CHANG: Well, I do think the equity issue is really important, especially with respect to race. I also think there's an equity issue with respect to industry or to kind of work, which leads me into this other idea, and that is - there are some professions out there that are, I don't know, extensions of the identities of the people who self-select into them. Like, in journalism - I think about this a lot - a lot of us chose this career because many of us believe what we do makes an impact. How do you step back from a job that feels like an extension of your identity without feeling like you're shortchanging yourself or shortchanging your purpose?
CARTER: This is Jhanee. I think that's a great point. I mean, I don't think that it can be done. Why it's so crucial to, you know, really, select a career path or really get, you know - internships and things like that help - so when you start out on your career path, you kind of have a goal. You know where you're going. My background is law and...
CHANG: Me too.
CARTER: ...I - and an associate can't come in and say, you know, hey, I'm not going to get this brief out to this client.
CARTER: That's not going to happen. Like, you know, we chose that career. I chose to come in. I know the hours were going to be a bit longer, but the passion is that I'm helping people. My hours are long, which I try to tell people that are in the corporate arena, OK, you want to come out, and you want to be a business owner. But the hours are longer. I'm putting in more work, but I don't mind it because I'm passionate about it. So people really need to get into careers that, like you said, they're passionate about, and then you won't mind going above and beyond.
CHANG: Can I just ask a basic question that's emerged out of this whole conversation about quiet quitting? Is there something wrong with simply doing the job you were hired to do and doing no extra work?
GARRETT: This is Robyn. I think it's perfectly fine to do the job that you were hired to do. In fact, I think something that people misunderstand about quiet quitting is - a lot of people I talk to have no intention of not hitting their goals. And if you can do that and you can have healthy boundaries in your life and good work-life balance, that's sort of the holy grail that we're going for here. It doesn't necessarily mean that you want to just be a slacker and coast in your job or that you don't have passion for your job. It might just mean that you're choosing to decentralize it from either your life or your identity.
CHANG: But I guess, is there ultimately a tradeoff? Like, if you're someone who supports the idea of quiet quitting, are you basically making a contract with yourself where you are just going to be comfortable with the idea that your career might not advance all that quickly? Do you have to accept that?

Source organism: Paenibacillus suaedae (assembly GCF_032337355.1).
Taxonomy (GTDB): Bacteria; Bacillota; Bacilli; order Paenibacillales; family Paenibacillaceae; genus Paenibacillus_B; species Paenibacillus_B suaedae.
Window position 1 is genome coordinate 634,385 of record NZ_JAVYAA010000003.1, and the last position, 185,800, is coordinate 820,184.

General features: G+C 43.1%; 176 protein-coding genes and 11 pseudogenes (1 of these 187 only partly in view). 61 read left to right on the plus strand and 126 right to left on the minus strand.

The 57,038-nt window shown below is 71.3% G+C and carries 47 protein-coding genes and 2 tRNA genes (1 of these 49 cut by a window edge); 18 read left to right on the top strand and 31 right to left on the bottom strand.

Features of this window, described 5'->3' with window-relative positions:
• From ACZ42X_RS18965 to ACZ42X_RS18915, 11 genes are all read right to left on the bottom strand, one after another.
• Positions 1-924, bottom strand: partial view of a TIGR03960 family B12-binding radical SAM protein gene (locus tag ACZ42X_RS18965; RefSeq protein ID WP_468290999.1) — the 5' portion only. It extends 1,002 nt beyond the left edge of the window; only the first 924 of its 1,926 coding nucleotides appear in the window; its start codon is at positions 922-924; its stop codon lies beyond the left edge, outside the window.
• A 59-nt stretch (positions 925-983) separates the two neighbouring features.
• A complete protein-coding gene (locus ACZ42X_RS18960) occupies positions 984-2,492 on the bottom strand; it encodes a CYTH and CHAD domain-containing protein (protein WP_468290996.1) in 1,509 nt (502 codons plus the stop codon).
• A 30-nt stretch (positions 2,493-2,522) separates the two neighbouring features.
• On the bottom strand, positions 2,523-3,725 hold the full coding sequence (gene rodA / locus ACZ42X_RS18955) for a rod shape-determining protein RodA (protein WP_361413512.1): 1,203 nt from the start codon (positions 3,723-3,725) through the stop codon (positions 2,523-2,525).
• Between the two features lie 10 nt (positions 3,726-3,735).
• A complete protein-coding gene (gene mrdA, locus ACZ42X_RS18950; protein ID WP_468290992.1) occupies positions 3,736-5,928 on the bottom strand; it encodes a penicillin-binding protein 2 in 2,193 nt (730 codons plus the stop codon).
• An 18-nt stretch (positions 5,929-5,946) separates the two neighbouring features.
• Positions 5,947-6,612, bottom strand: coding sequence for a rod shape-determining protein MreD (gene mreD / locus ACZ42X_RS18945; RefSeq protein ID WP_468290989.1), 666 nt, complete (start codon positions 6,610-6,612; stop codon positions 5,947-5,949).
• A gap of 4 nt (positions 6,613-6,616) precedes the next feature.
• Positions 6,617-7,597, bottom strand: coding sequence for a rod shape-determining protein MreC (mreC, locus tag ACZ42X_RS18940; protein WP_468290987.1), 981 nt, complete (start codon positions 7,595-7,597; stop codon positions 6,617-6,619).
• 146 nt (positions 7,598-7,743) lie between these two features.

CARTER: This is Jhanee. I believe so. You may be putting yourself at risk to not reach that top level if you decide to take this route and there's no strategy. You know, I've seen some posts where people are quiet quitting, and they're like, yeah, I'm just going to ride it out for years. And that's not the right way to do it. If you're unhappy or you've, you know, expressed to management - that's another thing that people need to be doing, talking to their managers - and you don't see any resolve in the near future, then you should not be wasting your time, in my opinion. Find another home where you can excel, where you find that passion again.
CHANG: OK. So it sounds like a lot of it is workers exercising the choice to find workplaces that fit the right balance of work versus life, right? But my question also is, can leaders inside workplaces do more to support workers to help them avoid burnout? What do you think, Robyn?
GARRETT: This is something that I'm very passionate about. If you are seeing this in your organization, it's because there are probably some deep, systemic flaws that need to be addressed. Go back to workload. Go back to priorities. Are we actually prioritizing or really calling everything a priority and still trying to cram it all in? There's so much of that, that is going on in business today, and we're not being serious about actually trying to prioritize. And we're wasting a lot of person hours on things that are not important. They don't ultimately produce results. There's so much you can do as a leader to streamline your business and to make it more employee friendly, employee centric. You have to care as a leader. You have to take that job seriously. If you're just clinging on to - well, these are my skills, this is my status, you will listen to me - you're going to find a lot of struggle in the immediate future.
CHANG: Robyn Garrett is CEO of the leadership company Beamably, and Jhanee Carter is CEO and founder of the HR Queen. You heard additional reporting in this episode from producers Brianna Scott and Elena Burnett.
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CHANG: It's CONSIDER THIS FROM NPR. I'm Ailsa Chang.